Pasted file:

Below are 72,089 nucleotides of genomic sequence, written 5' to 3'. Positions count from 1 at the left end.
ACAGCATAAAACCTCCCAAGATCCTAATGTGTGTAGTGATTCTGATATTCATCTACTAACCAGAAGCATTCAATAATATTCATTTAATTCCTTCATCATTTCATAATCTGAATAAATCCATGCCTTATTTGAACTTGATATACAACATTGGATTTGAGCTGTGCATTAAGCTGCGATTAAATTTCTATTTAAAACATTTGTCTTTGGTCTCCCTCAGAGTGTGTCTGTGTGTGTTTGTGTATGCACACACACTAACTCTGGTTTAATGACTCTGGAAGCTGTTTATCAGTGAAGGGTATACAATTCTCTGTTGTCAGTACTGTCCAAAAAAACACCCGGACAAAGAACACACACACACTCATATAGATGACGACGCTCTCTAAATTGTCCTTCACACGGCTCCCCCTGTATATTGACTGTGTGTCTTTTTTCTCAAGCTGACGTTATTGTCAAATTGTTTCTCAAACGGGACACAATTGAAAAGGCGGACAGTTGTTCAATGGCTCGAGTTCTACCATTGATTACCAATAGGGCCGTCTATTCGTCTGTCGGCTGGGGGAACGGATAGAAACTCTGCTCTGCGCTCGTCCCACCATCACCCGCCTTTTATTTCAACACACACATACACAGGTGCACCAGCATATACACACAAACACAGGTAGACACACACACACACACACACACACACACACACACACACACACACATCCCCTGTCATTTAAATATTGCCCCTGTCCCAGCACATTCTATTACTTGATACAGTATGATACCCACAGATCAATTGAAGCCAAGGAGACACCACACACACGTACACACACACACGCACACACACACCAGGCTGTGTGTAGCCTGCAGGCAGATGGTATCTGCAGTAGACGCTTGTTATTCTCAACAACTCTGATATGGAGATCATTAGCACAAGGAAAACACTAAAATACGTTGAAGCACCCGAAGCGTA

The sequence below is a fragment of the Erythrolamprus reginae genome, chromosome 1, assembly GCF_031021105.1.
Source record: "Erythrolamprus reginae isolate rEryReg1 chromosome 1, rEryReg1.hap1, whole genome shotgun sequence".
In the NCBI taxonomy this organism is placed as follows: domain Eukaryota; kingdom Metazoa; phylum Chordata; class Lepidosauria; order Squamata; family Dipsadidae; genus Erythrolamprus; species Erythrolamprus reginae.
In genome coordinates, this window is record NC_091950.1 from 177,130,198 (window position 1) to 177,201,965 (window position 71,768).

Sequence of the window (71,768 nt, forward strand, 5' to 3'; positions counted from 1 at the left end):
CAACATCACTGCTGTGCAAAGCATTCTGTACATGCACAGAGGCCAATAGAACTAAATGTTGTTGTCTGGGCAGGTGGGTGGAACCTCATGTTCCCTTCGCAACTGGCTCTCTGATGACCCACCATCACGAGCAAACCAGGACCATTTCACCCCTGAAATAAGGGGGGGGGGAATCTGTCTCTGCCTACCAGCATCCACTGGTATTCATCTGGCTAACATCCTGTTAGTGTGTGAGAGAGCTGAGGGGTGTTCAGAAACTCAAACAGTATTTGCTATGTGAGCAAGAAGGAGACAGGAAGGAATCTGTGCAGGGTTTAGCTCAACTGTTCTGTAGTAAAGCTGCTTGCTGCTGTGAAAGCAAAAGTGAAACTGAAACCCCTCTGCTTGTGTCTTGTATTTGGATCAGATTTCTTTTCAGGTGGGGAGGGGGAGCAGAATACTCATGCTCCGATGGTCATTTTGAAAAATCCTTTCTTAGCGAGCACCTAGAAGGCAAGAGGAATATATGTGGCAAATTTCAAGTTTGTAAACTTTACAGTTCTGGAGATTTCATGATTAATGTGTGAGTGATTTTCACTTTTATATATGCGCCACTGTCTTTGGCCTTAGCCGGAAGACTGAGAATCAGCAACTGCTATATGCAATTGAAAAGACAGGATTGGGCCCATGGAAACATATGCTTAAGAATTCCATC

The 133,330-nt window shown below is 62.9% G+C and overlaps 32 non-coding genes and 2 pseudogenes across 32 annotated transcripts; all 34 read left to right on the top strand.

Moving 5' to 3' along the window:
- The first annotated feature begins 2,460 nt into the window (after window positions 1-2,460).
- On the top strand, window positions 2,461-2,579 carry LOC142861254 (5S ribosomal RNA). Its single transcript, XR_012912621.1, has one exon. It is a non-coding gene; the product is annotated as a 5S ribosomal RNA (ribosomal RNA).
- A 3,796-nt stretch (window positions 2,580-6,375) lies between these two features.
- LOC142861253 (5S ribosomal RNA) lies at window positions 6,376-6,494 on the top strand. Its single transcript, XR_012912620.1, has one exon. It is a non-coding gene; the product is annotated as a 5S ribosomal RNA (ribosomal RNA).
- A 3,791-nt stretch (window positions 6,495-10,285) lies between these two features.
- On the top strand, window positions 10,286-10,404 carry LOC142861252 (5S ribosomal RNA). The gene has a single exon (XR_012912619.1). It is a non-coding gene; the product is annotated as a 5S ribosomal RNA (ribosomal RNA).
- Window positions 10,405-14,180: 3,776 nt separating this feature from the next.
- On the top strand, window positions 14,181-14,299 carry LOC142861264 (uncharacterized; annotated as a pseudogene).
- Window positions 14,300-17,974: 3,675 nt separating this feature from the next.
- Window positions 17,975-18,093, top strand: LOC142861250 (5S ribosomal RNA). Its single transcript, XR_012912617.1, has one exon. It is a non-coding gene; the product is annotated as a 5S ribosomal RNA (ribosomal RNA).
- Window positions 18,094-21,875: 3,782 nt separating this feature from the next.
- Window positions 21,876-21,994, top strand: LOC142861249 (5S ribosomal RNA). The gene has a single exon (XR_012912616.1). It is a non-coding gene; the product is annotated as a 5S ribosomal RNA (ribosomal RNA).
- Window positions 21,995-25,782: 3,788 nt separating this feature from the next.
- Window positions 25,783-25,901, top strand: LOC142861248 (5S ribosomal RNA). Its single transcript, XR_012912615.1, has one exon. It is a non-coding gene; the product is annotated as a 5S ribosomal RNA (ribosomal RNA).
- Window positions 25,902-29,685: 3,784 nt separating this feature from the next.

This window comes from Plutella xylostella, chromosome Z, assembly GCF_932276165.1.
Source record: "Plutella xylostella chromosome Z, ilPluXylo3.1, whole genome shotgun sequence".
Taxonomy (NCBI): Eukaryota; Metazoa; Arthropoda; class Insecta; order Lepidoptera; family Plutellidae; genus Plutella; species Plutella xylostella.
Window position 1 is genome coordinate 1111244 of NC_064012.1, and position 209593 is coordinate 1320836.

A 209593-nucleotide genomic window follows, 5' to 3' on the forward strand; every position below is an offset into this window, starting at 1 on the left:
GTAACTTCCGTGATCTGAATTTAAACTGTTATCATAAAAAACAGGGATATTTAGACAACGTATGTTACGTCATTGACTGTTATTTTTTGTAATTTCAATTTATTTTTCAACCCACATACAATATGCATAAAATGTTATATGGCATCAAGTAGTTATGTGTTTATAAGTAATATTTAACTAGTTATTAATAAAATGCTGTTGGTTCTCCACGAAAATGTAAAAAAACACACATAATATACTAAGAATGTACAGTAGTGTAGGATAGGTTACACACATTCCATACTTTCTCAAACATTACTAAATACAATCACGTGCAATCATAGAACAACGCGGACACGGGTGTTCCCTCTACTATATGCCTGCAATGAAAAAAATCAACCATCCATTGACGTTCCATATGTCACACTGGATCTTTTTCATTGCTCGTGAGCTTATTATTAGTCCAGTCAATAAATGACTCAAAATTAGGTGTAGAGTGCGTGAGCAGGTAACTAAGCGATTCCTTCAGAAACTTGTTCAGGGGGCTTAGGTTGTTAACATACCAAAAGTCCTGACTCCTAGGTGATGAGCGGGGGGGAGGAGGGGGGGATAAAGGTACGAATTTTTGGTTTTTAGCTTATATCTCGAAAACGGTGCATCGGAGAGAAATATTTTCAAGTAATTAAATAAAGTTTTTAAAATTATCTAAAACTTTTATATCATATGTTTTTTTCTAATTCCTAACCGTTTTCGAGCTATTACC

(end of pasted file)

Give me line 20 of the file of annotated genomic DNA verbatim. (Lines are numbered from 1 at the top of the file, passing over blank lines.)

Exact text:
- Window positions 17,975-18,093, top strand: LOC142861250 (5S ribosomal RNA). Its single transcript, XR_012912617.1, has one exon. It is a non-coding gene; the product is annotated as a 5S ribosomal RNA (ribosomal RNA).